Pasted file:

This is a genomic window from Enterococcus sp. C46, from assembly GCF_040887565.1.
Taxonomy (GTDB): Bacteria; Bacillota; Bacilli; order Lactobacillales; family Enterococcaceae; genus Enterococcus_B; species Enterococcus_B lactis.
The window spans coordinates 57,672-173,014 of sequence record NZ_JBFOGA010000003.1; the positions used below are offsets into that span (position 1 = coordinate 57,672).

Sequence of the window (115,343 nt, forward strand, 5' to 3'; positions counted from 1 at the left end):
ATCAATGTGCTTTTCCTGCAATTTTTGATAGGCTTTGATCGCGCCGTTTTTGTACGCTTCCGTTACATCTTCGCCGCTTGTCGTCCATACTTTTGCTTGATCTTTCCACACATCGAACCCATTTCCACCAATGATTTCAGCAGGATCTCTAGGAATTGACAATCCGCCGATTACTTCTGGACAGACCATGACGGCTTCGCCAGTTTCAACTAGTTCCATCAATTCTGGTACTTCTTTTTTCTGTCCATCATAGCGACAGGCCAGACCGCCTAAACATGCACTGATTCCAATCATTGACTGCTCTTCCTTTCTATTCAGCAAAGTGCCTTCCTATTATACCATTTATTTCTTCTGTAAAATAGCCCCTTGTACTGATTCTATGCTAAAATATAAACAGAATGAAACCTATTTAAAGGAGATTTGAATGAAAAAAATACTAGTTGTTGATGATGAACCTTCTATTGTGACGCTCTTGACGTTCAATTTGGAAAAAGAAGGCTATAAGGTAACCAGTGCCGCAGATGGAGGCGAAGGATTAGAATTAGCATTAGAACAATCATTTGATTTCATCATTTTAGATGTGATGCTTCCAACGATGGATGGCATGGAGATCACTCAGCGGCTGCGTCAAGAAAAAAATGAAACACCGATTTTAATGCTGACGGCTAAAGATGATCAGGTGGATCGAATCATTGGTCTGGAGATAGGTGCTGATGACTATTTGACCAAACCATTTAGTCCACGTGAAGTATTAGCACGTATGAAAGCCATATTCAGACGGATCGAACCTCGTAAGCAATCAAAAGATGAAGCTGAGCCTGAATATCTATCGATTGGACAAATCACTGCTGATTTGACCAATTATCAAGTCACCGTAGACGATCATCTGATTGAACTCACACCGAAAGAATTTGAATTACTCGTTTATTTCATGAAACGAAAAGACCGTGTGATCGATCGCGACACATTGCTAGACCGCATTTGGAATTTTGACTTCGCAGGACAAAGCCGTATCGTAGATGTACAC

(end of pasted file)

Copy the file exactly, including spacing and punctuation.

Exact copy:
This is a genomic window from Enterococcus sp. C46, from assembly GCF_040887565.1.
Taxonomy (GTDB): Bacteria; Bacillota; Bacilli; order Lactobacillales; family Enterococcaceae; genus Enterococcus_B; species Enterococcus_B lactis.
The window spans coordinates 57,672-173,014 of sequence record NZ_JBFOGA010000003.1; the positions used below are offsets into that span (position 1 = coordinate 57,672).

Sequence of the window (115,343 nt, forward strand, 5' to 3'; positions counted from 1 at the left end):
ATCAATGTGCTTTTCCTGCAATTTTTGATAGGCTTTGATCGCGCCGTTTTTGTACGCTTCCGTTACATCTTCGCCGCTTGTCGTCCATACTTTTGCTTGATCTTTCCACACATCGAACCCATTTCCACCAATGATTTCAGCAGGATCTCTAGGAATTGACAATCCGCCGATTACTTCTGGACAGACCATGACGGCTTCGCCAGTTTCAACTAGTTCCATCAATTCTGGTACTTCTTTTTTCTGTCCATCATAGCGACAGGCCAGACCGCCTAAACATGCACTGATTCCAATCATTGACTGCTCTTCCTTTCTATTCAGCAAAGTGCCTTCCTATTATACCATTTATTTCTTCTGTAAAATAGCCCCTTGTACTGATTCTATGCTAAAATATAAACAGAATGAAACCTATTTAAAGGAGATTTGAATGAAAAAAATACTAGTTGTTGATGATGAACCTTCTATTGTGACGCTCTTGACGTTCAATTTGGAAAAAGAAGGCTATAAGGTAACCAGTGCCGCAGATGGAGGCGAAGGATTAGAATTAGCATTAGAACAATCATTTGATTTCATCATTTTAGATGTGATGCTTCCAACGATGGATGGCATGGAGATCACTCAGCGGCTGCGTCAAGAAAAAAATGAAACACCGATTTTAATGCTGACGGCTAAAGATGATCAGGTGGATCGAATCATTGGTCTGGAGATAGGTGCTGATGACTATTTGACCAAACCATTTAGTCCACGTGAAGTATTAGCACGTATGAAAGCCATATTCAGACGGATCGAACCTCGTAAGCAATCAAAAGATGAAGCTGAGCCTGAATATCTATCGATTGGACAAATCACTGCTGATTTGACCAATTATCAAGTCACCGTAGACGATCATCTGATTGAACTCACACCGAAAGAATTTGAATTACTCGTTTATTTCATGAAACGAAAAGACCGTGTGATCGATCGCGACACATTGCTAGACCGCATTTGGAATTTTGACTTCGCAGGACAAAGCCGTATCGTAGATGTACAC